The Abuse of OTC Medications in Young Adults: What Can You Do?

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October 27, 2013

 By: Ashley Peterson, Cedarville University PharmD Student 

Over-the-counter medications are the most common abused substances after marijuana, alcohol, and prescription drugs.1 According to the National Institute on Drug Abuse, medications are abused in several ways: taking a medication that has been prescribed to someone else, taking a drug at a higher quantity, or for an alternative purpose. This article from a newspaper in Philadelphia highlights the top 10 over-the-counter medicines abused by teens. Teens between the ages of 13 and 16 especially are able to easily access over-the-counter (OTC) medicines at home or in the store.2 The list includes: dextromethorphan, pain relievers, caffeine and energy drinks, diet pills, laxatives and herbal diuretics, motion sickness pills, sexual performance medicines, pseudoephedrine, herbal ecstasy, and other herbal products. The article states that adults and teens do not realize the dangers and effects of abusing OTC medications because they think that they are safer than illegal or prescription drugs which is not the case. Abuse of OTC drugs has high risks and dangers that can be overlooked oftentimes compared to the fear and risks associated with “illegal street drugs.”2 I agree with this, there is less control over OTC products so people have more access to them. It is unfortunate that people find ways to abuse medications that are supposed to help them feel better.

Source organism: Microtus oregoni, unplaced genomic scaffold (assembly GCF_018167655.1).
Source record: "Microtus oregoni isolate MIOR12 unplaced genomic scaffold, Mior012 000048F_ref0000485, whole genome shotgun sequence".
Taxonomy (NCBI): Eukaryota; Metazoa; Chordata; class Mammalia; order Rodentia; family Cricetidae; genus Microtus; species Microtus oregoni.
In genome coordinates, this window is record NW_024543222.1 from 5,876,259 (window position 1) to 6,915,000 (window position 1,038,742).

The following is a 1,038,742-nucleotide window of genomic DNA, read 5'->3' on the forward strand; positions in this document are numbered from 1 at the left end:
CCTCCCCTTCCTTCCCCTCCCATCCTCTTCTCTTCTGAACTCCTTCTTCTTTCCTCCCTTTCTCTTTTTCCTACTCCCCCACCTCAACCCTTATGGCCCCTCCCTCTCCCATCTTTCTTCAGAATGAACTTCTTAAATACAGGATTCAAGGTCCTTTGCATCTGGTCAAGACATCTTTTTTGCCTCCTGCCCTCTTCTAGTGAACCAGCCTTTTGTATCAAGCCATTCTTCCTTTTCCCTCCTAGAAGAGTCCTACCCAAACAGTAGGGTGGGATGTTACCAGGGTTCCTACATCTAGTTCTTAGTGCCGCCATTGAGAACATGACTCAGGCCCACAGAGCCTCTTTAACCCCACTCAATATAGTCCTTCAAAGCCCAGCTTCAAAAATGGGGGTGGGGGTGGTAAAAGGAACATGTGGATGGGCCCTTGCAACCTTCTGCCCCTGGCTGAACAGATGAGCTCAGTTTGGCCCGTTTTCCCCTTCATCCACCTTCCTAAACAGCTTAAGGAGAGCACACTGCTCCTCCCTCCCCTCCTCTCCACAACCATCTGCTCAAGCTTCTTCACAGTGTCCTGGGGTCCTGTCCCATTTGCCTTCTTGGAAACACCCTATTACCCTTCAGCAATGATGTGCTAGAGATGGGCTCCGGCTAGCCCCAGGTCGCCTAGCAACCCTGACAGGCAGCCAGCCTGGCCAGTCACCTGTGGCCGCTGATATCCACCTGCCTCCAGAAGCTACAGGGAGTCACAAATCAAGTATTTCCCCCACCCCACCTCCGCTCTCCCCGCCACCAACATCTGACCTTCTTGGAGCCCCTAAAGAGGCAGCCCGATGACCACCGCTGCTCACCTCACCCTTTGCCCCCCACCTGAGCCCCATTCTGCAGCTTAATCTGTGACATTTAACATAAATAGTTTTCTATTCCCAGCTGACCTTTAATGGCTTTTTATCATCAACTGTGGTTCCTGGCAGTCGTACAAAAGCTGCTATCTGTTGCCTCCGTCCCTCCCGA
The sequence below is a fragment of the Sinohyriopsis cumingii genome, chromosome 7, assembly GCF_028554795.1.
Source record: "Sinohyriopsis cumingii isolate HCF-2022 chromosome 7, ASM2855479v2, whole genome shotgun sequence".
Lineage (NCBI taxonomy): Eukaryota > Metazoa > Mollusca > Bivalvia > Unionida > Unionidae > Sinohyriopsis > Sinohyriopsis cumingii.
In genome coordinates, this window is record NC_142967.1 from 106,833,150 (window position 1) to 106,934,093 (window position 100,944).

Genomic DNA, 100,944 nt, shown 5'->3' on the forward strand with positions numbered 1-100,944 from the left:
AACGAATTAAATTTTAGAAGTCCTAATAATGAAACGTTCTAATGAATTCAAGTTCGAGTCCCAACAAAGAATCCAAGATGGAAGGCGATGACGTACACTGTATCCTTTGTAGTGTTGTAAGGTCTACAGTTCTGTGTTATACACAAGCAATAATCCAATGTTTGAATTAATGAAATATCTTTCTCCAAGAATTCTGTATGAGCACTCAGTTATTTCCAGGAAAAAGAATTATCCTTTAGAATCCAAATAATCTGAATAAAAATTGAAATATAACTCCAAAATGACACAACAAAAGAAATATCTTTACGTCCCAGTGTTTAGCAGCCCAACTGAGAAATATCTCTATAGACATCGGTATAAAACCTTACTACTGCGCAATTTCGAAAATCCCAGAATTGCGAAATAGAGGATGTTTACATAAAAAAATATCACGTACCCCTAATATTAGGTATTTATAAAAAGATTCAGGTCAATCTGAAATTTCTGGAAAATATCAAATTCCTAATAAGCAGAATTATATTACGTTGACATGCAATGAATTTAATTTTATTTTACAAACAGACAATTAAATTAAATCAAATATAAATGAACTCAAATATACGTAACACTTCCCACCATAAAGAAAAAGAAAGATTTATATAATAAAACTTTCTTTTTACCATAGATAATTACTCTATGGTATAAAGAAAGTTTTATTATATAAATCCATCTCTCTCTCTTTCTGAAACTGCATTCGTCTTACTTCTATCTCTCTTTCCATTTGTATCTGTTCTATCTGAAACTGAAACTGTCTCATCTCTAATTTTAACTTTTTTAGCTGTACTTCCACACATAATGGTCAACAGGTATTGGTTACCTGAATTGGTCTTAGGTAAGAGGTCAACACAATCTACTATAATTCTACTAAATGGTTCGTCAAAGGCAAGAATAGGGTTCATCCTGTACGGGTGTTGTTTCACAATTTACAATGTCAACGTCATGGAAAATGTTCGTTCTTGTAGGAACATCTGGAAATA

For example, dextromethorphan, the main ingredient in Robitussin and other cough medicines, when taken in large doses (5-10 times the normal dose) causes major side effects in acute and chronic use. A case series study (Ziahee, V et. al.) 3 noted that acute abuse of dextromethorphan caused dyskinesia (impaired movement), euphoria and trance, nausea, vomiting, sweating, speech disorder, and photophobia. Chronic abuse resulted in constipation, apathy (lack of enthusiasm), and fatigue as well. Dextromethorphan may not be an addictive substance by itself but is often used by drug users to add to his or her “high” and to decrease dependency on the addictive substance.

Over-the-counter laxatives are also widely available and are abused by people with eating disorders, those who are dependent on laxatives and certain athletes that have a set weight point.4 Normal bowel function is disrupted and electrolyte imbalance and dehydration occurs when people abuse laxatives even just once. Individuals believe that taking a laxative means that he or she can avoid calorie absorption by inducing diarrhea, however this is not the case since most calories absorbed from food occurs in the stomach and small intestine and not in the large intestine where laxatives act. Sometimes people can experience a rebound effect of acute weight gain and fluid retention when laxatives are suddenly discontinued.4 This means that careful education and treatment is important for someone abusing these laxatives.